EP26 – September 30, 2017: Wood Finishes, Light Bulb Early Burn Outs, Tree Trimming 101, Decorating Small Bedrooms

 

Lacquers, Polyurethanes, Shellacs, and more! There are so many finishes that can be classified under the broad heading of “clear coat”. Which one is right for your project? Which one is going to give you the most durability? It’s honestly not as confusing as it may seem! Today we clear up the confusion and give you everything you need to know to make the best choice!

Listen here:

Show notes for episode 026:

When it comes to choosing the right wood finish for a project, many people are confused. There are so many options. What's best? In this segment, we talk about the most common choices and highlight the best uses for each one!

When light bulbs burn out early, we start to wonder what's going on! The packages say we'll get multiple years out of a given bulb, but sometimes we end up getting just a couple weeks. Why is that? And, more importantly, what can we do about it?

Today we're in the studio with Bill Haveman from Haveman Electric and he's got some answers and some recommendations!

Trimming plants back in the fall doesn't always seem like rocket science. And it isn't. But still, do it wrong (as I have) and you won't have any Hydrangea blooms next year!

Matt Bakker from Landscape Design Services joins us to lay out the do's and don'ts of trimming!

Small rooms can be frustrating to decorate. And often, we tend to just give up and resign ourselves to the idea that they can only be functional . . . not design-oriented.

We want to challenge that! Those small rooms can be eye-catching. You just need to approach the project with a little creativity!

3 Ways to Compromise With Your Kids about Paint Colors

donuts-690281_1280Once upon a time, probably about 6 years ago or so, my wife and I walked with our kids to the Zeeland Bakery.  Caleb (who was 5 at the time) waited outside with me while my wife and the other kids sauntered into the shop and ordered various donuts and cookies and different types of bread.  (It’s always a huge undertaking whenever we go to the bakery).

Anyway, while Caleb and I were waiting outside, a lady walked by with a 1-year-old boy in a stroller.  I smiled at the lady and Caleb smiled at the lady and he even went so far as to say “Hello.”  I was proud that the little guy was so polite.  And it was this pride which eventually led to my downfall.

See, as the lady was walking away, but while she was still within earshot, I thought I’d demonstrate how polite and kind my little guy was.  So I said, loud enough for the lady to hear, “Wasn’t that a nice little boy?”

Oh, it was a question that he should have been able to hit out of the park.  It was an easy one.  A no-brainer.  All he had to say was “Yes Dad, that boy seemed very nice, indeed.”  Had he said that, the lady would have thought I was a super parent because I’d raised such a wonderfully polite little lad.  In fact, I figured there was always the off chance that she’d turn her stroller around, shake my hand and ask my advice as to how to raise her own child.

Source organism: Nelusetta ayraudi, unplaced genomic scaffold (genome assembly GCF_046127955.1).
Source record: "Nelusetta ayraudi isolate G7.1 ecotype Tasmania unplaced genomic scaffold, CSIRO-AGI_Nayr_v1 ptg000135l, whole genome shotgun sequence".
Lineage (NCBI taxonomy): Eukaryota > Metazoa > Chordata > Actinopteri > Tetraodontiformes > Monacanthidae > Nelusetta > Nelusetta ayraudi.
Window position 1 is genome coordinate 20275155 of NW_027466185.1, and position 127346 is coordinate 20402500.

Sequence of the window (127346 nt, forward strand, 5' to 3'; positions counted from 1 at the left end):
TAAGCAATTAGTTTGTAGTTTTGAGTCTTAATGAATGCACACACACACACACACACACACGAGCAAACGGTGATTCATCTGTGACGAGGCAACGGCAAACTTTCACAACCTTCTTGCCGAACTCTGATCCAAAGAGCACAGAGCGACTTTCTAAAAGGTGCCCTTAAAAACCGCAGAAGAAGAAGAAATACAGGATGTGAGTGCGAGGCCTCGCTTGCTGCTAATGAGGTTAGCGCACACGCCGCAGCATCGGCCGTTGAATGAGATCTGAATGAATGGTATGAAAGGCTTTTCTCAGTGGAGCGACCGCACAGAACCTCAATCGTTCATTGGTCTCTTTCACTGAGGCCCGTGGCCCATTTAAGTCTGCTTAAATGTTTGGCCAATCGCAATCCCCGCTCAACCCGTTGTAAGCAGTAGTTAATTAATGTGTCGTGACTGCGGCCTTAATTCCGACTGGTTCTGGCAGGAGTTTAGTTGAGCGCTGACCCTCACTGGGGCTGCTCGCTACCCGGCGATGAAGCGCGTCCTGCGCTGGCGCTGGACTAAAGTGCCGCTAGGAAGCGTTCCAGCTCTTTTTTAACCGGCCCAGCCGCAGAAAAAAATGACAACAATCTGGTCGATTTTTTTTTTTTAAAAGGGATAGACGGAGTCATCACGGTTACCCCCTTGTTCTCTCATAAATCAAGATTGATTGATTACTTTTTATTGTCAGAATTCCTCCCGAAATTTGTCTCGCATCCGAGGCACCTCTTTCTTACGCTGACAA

Yes, my mind was brimming with the possibilities and the glory when Caleb spoke up.  He raised his little voice to match my raised voice and suddenly, as is always the case when this kind of thing happens, the entire world quit moving.  Suddenly, there were no cars–no road noise.  The shop doors quit opening and closing.  The clocks that had been ticking ceased their workings for a few split seconds.  Even the birds and the wind and the airplanes and the fountains went silent.  A whisper at one end of Main Street would have been audible at the other.  And it was into this utter and complete silence that Caleb bellowed his answer, informing me, the lady, her poor, poor child and everybody else within earshot that, “No,” he didn’t think that kid was all that much.  “In fact,” he went on to say, “the kid was actually kind of ugly.  His ears were big and his nose was all turned up and his eyes were squinty.  Like a rat.”  As if this wasn’t bad enough, Caleb ended by informing me (and all of Zeeland) that he had only said “hello” to the kid because “he felt sorry for him.”

Well, I just stared at him in horror and disbelief as he continued to rattle off all sorts of uncomplimentary descriptions that reverberated off the buildings and up and down the silent streets.  Silent, that is, except for the wildly squeaking wheels of the lady’s stroller as she pushed her child rapidly away from that horrible father and his nasty little son….

I mention this little episode partly as penance but also because it’s the perfect example of how kids think and act.  If you ask for a child’s opinion, you’re going to get it.  They’ll typically tell you exactly what they think.  Problem is, while they’re usually honest, they don’t always exercise the best judgment.

In an earlier article (which you can read HERE), I suggested that it’s important to involve your kids in the process of decorating their rooms.  You should let them pick the colors, ask them what they like and what they hope to see in their rooms.  However, when you do that, you’re going to have to be ready for some crazy answers from time to time.  In fact, when you ask an 8-year-old what colors he’d like on his walls, don’t plan on hearing him say “Oh, a nice medium-beige with an earthy brown would do just lovely.”  No, get ready for black and orange (halloween colors).  Or bright blue and red and yellow (Superman colors).